3-D Ornaments


When it comes to learning math, we enjoy exploring it in fun and challenging ways and do our best to turn simple items into cool, useful things. Making 3-D ornaments from paper and/or recycled cardboard is a great way to do this.

3-D Geometric Shapes

3-D Geometric shapes make really nice tree ornaments. When I did craft programs for kids and families, the kids really enjoyed the challenge of making these and had a lot of fun decorating them.

Octahedrons have 8 equilateral triangles, they look like two pyramids put together. 
Enchanted learning has a printable octahedron that can be used to make this 3-D shape. Just follow the directions on the page to put it together. Decorate the triangles before or after folding and gluing it. 

Sphericons are an unusual 3-D shape, and a bit of challenge to make, but look really nice once you get them together. Print these sphericon templates to make them.

Print out, make and decorate a cube, dodecahedron and a tetrahedron too.

We made ours by printing out a template, making a pattern out of it by gluing it to a piece of cardboard, cutting that out carefully and tracing it onto construction paper or a piece of festive paper. Once we cut out our pattern, we carefully folded the edges, glued it together, decorated them with stickers, and put ribbons on them.

3-D Basic Shapes

3-D Star by Fran W

Another way to make 3-D ornaments is to take two identical shapes, that are the same size, and put them together by cutting one shape from the bottom to the middle and the other from the top to the middle, then sliding them together. A small amount of tape may be needed to keep them in place.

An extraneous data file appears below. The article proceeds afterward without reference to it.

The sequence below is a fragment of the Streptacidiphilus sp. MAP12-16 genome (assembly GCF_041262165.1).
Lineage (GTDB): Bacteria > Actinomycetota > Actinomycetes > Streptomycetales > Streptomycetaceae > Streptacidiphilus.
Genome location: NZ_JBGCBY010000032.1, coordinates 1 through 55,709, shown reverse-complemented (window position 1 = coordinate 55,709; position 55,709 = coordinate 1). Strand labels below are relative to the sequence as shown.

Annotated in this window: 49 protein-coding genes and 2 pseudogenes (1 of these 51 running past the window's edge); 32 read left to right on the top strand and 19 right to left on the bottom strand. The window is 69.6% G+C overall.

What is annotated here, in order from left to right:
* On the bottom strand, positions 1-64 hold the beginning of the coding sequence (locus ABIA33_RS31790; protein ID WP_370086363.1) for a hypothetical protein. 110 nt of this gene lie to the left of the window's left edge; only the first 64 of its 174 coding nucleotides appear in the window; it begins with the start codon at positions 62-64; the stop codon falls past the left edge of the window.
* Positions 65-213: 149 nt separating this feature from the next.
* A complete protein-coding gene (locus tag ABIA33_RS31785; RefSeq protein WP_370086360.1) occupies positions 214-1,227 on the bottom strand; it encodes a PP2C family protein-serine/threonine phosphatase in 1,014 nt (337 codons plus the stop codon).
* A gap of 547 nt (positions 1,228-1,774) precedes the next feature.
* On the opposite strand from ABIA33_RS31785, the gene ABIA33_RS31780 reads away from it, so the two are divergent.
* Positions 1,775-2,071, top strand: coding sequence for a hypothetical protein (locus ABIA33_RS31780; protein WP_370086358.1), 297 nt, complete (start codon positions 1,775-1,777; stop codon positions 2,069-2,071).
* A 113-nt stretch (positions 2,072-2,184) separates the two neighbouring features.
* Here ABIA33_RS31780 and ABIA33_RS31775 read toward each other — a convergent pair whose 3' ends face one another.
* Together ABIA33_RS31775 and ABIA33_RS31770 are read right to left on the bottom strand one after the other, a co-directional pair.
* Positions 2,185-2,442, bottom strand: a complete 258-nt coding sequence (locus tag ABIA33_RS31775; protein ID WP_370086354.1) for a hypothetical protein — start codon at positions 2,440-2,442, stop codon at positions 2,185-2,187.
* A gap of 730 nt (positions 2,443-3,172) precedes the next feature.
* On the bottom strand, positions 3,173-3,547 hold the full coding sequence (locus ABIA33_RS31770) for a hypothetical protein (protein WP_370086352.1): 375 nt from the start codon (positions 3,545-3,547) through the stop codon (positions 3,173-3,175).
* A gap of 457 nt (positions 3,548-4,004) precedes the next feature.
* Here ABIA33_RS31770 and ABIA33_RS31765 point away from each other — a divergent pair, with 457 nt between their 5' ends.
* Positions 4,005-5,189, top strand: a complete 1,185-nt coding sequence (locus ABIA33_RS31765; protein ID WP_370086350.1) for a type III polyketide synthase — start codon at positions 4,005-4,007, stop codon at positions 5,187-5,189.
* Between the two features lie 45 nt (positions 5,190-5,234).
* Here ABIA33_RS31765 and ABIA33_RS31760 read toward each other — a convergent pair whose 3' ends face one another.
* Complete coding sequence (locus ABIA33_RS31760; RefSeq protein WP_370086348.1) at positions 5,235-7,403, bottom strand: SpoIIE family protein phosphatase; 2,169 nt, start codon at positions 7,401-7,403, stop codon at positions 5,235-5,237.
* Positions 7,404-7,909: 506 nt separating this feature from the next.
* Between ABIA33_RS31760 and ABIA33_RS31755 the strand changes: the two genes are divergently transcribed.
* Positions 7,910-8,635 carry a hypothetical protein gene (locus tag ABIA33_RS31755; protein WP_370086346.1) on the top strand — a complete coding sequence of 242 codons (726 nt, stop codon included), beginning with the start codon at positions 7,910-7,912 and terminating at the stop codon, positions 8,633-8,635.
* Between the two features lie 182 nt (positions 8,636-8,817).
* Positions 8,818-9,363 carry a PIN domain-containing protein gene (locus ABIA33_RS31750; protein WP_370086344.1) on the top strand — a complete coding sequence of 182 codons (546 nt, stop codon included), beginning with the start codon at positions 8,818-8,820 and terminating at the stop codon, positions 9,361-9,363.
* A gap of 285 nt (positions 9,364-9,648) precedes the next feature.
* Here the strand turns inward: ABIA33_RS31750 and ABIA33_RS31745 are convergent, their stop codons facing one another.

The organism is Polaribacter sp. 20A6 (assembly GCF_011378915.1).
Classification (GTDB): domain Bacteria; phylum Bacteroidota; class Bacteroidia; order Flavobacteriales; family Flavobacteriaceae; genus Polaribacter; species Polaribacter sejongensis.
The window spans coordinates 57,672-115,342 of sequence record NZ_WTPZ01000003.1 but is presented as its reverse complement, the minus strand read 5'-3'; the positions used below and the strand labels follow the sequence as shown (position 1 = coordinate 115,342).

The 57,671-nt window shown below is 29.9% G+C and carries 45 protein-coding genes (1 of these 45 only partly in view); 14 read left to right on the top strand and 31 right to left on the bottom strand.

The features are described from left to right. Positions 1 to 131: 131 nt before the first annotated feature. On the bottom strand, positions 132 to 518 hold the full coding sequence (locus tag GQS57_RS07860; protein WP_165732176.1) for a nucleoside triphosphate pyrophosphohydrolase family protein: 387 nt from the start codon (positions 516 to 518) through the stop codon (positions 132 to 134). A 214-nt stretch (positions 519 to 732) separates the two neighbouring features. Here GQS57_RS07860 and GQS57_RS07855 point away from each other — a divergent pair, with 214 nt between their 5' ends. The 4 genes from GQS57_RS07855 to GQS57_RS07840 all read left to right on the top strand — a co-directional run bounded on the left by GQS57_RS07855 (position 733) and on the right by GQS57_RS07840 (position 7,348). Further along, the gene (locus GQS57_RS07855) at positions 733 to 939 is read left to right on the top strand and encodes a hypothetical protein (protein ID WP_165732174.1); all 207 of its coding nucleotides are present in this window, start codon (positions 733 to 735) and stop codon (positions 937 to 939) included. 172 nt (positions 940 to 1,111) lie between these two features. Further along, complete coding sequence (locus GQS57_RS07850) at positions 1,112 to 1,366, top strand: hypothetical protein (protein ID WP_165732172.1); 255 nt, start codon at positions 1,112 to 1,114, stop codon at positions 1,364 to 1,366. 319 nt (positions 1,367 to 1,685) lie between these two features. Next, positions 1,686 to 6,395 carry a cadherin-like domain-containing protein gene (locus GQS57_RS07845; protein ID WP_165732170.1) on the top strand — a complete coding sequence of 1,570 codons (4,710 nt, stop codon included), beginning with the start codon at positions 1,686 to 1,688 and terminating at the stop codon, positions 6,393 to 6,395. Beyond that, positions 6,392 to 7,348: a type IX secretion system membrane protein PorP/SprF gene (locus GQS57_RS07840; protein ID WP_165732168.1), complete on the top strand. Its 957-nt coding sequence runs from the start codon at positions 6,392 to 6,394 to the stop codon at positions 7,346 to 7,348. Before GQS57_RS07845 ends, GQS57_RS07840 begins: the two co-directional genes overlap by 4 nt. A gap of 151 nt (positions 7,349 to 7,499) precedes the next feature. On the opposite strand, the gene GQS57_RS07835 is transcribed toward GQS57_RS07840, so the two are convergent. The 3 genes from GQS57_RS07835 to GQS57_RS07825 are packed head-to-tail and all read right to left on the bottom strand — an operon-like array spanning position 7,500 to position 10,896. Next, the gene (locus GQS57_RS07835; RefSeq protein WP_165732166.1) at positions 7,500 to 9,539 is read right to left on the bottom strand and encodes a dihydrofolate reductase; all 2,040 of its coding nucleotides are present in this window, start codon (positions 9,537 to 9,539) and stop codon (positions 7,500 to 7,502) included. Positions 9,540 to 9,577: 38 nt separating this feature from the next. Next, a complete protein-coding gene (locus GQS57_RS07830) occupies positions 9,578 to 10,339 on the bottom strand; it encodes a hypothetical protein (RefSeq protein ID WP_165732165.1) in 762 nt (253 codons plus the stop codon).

We cut our shapes from cardboard, covered them with festive paper, put them together and added ribbon. We used our own stencils to do this project, but if you don’t have any, you can use the suggested templates below, or trace around cookie cutters.

Hang these on the tree, in corners or along the tops of door jams. 
Tip: 3-D ornaments can be made from construction paper, card stock, and recycled cards as well.

Suggested templates…

Tree, star, bell, round ornaments, gingerbread man and snowman

Origami Projects

Some origami projects make really nice tree ornaments as well.

We made our origami ornaments with foil origami paper that we purchased in a craft store, but copy paper can be decorated and used and so can wrapping paper, if it is cut into even squares. 
A sticker or a picture can be put in the middle of the star box and the paper balloon can be wrapped like a present.

Suggests for origami ornaments…